Um yeah, it’s me…weighing in on the already somewhat yawnworthy topic of Miley Cyrus’ photos in Vanity Fair because the world really NEEDS one more opinion on the matter.
Simply put, I think the photos were inappropriate for a fifteen year old girl.
Really, the one with her dad kind of made my skin crawl. They really looked more like lovers than father and daughter. It’s just…ewww. Yick.
And I know somebody is going to say that it’s because my mind is in the gutter that I feel that way and that shot is beautiful and to that I will say, “Shut up and go sit over there with Rosie O’ Donnell (who frankly scares me a bit when she gets on her web cam all close-up and stuff).
As for the other photo — please. Someone could sit here all day long coming up with reasons why it’s not an objectionable photo and I will shrug my shoulders and say “Okay, if you think sexualizing young girls is alright…”
See, it’s not a question of whether she’s fifteen and got raging hormones or because all teenage girls like to try their hand at being sexy and grown up blah blah. That’s probably all true and I don’t begrudge Cyrus the right to grow up. Miley herself is not the problem. The problem is that she appeared in a magazine geared toward adults in a bedheaded, come-hither Brigitte Bardot pose and she’s a child. Sexualizing her like that, no matter how much she might think it’s cool and edgy, is messed up. Period.
And I don’t give a flying fig (my dorky new substitute for the F word) about Annie Leibovitz or how awesometastical her work is. If asking a child to pose like that is the pinnacle of her creativity, then she’s all washed up and should consider retiring and if she couldn’t see this sh!tstorm coming from a mile away then she’s stupid, too.
The real coup would have been to portray Miley in an interesting and different way from her teen idol persona without resorting to that tired old standby of a half-dressed female. Christalmighty, I’ve seen innumerable half naked women and a lot of weird eroticized pregnant bellies and all sorts of other wack bullshit on the cover of Vanity Fair and it’s actually just so trite. And edgy? Please. Is it really edgy when everyone is doing it?
The fact that the primary responsible adults in Miley’s life left the shoot before it was over and didn’t bother, so it seems, to get something in the contract stating that said they must approve the photos before publication says to me that they are all very naive (they’re not) or that they really don’t care about Miley as long as she continues her run as the golden goose of the Cyrus family.
Sorry. It’s hard not to be cynical because seriously, this “innocent ingenue blossoming into a sexy ‘not a girl not yet a woman’ ” routine? It seems, I don’t know..a little…familiar? Perhaps it’s time to stop making kids into megastars and let them be kids so we won’t be so horrified when they try to grow up.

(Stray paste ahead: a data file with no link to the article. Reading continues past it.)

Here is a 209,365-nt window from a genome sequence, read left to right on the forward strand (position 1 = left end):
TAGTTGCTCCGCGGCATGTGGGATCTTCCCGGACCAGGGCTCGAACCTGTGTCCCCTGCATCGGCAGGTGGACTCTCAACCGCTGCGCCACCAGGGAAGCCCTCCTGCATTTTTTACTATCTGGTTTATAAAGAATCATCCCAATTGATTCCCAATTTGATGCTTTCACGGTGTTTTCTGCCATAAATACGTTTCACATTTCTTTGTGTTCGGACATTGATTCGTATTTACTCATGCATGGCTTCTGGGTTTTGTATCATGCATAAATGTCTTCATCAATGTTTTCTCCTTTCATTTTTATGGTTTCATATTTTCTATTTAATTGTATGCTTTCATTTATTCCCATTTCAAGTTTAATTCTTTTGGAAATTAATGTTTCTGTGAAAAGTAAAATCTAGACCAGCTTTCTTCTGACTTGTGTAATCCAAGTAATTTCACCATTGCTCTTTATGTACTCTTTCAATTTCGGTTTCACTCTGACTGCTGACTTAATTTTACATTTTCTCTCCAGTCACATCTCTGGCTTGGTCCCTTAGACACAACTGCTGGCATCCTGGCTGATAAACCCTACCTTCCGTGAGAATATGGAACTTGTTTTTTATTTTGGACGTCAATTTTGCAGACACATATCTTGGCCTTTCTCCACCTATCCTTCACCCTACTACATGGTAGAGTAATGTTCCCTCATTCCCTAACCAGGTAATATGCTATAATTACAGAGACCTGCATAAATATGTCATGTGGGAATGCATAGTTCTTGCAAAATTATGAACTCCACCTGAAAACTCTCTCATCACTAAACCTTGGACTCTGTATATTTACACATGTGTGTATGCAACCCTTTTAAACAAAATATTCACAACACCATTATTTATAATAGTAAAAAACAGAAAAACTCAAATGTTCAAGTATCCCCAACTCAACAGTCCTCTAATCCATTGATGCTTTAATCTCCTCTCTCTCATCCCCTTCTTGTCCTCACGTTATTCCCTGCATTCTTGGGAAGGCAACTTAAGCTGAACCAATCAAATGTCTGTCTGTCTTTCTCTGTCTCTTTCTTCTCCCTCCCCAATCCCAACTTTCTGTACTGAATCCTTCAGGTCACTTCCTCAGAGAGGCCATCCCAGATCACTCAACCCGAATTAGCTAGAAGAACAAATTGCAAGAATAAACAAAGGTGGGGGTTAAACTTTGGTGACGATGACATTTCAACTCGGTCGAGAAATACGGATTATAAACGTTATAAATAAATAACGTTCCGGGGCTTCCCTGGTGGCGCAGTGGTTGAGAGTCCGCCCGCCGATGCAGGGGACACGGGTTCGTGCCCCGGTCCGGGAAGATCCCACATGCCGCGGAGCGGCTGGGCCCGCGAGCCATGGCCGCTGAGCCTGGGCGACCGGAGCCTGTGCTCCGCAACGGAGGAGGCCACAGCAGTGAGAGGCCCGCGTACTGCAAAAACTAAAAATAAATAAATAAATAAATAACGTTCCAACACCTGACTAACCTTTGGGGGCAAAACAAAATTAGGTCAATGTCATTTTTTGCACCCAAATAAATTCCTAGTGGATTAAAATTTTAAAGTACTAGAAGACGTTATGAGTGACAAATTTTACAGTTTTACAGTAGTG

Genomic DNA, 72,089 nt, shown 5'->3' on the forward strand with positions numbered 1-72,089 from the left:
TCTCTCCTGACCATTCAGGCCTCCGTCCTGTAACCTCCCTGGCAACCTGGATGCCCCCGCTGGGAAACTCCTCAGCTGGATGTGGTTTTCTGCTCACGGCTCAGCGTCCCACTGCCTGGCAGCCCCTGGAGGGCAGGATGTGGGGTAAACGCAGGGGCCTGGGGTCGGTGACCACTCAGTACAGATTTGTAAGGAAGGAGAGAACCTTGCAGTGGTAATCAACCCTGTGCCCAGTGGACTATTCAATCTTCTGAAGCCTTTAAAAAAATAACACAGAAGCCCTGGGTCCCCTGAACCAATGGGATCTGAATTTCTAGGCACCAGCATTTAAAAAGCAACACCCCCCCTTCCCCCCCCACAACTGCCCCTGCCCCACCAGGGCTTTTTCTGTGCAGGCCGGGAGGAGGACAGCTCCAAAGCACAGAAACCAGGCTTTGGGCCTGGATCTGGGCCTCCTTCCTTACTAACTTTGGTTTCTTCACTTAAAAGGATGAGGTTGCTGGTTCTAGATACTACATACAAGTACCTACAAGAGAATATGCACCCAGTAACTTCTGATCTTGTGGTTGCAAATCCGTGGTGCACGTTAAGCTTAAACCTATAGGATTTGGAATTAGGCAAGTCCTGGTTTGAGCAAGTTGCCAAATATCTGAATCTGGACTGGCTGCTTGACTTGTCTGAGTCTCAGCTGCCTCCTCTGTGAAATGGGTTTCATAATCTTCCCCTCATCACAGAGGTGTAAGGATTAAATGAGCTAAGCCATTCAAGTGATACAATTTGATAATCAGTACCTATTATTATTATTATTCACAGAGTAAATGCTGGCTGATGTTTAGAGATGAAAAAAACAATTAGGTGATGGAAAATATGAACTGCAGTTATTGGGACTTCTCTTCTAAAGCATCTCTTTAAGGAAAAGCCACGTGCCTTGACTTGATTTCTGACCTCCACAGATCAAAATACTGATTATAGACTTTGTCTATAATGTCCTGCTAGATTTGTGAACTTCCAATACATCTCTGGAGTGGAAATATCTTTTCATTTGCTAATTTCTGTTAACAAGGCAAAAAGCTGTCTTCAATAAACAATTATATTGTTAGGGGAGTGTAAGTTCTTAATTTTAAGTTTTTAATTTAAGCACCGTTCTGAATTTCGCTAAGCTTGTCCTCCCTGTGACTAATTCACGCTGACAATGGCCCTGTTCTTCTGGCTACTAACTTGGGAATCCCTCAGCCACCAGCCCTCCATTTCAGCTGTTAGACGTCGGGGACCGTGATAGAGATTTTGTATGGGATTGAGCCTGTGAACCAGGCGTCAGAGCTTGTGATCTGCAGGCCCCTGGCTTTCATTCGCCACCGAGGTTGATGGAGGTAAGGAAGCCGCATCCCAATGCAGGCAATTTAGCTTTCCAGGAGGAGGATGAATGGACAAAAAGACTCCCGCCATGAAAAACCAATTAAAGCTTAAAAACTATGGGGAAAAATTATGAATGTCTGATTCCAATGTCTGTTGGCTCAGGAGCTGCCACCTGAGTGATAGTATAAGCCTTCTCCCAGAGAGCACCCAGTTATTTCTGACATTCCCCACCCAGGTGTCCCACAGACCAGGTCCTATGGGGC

And to all the parents out there crying about how your child’s role model has disappointed you and how shocked you are etc. please, take this ticket and GET ON THE CLUE TRAIN because seriously — what did you expect? Have we learned nothing from Britney?
I saw this one mom on TV going on and on about how much her five year old loves Hannah Montana and how this is so distressing for her. Your FIVE year old? Why is your FIVE year old watching a TV show about a teenager who’s a secret rock star ANYWAY? Little kids should be watching shows made for little kids. They already grow up way too fast. Why speed the plow?
And Disney*? Seriously, WHY is the target demographic for Hannah Montana 6-14 year olds? Like 14 yr olds are going to be entertained by TV fare appropriate for a 6 year old? No. Of course not. But a 6 yr old is more than happy to watch something better suited to a tween or teen and therein lies the problem.
If you allow kids the opportunity to start idolizing a teen celebrity you will always be disappointed because guess what? Like little puppies and kittens, they always grow up and suddenly they’re not so cute anymore. They’re flashing their crotch every other night (Britney) and getting knocked up at 16 (Jamie Lynn) and making headlines for their sex tape (Paris) and nude photos on the internet (Vanessa). And your innocent child, most likely a little girl, is right there taking it all in while you fumble for the right words to explain why the object of her adoration decided to do whatever stupid thing she did.
At one point, my daughter really wanted to watch Hannah Montana (and yes I have seen it). But we don’t let her. She’s allowed to listen to her songs and that’s it. We’ve avoided the whole Hannah Montana marketing juggernaut, the ridiculous ticket prices for shows that sell out in five minutes and an assload of cheap Hannah Montana-branded crap littering our house. Instead of obsessing over a fake/real/??? rock star, my daughter spends time reading, playing outside and doing a lot of imaginative and creative things. I’m not saying she doesn’t watch TV, because she does, but she watches things that are better suited to a child her age. Why? Because I don’t want her fixating on a teenage celebrity who will eventually do something that is well beyond the understanding of a thankfully unsophisticated seven year old. Oh wait…that’s already happened. Heh.
I apologize in advance for the judgmental tone but really, I’m rather relieved to not have to explain a single thing about Miley Cyrus to my child and I’m really glad I’m not afraid to say “no” to either of my children. The world wants to consumerize, demographize, commoditize, homogenize and, sadly, sexualize our kids as soon as they’re able to and I intend to fight it for as long as I can.
Opposing viewpoints are welcome but be nice.
(While I’ve got you here, check out this Disney billboard in China WTF????????)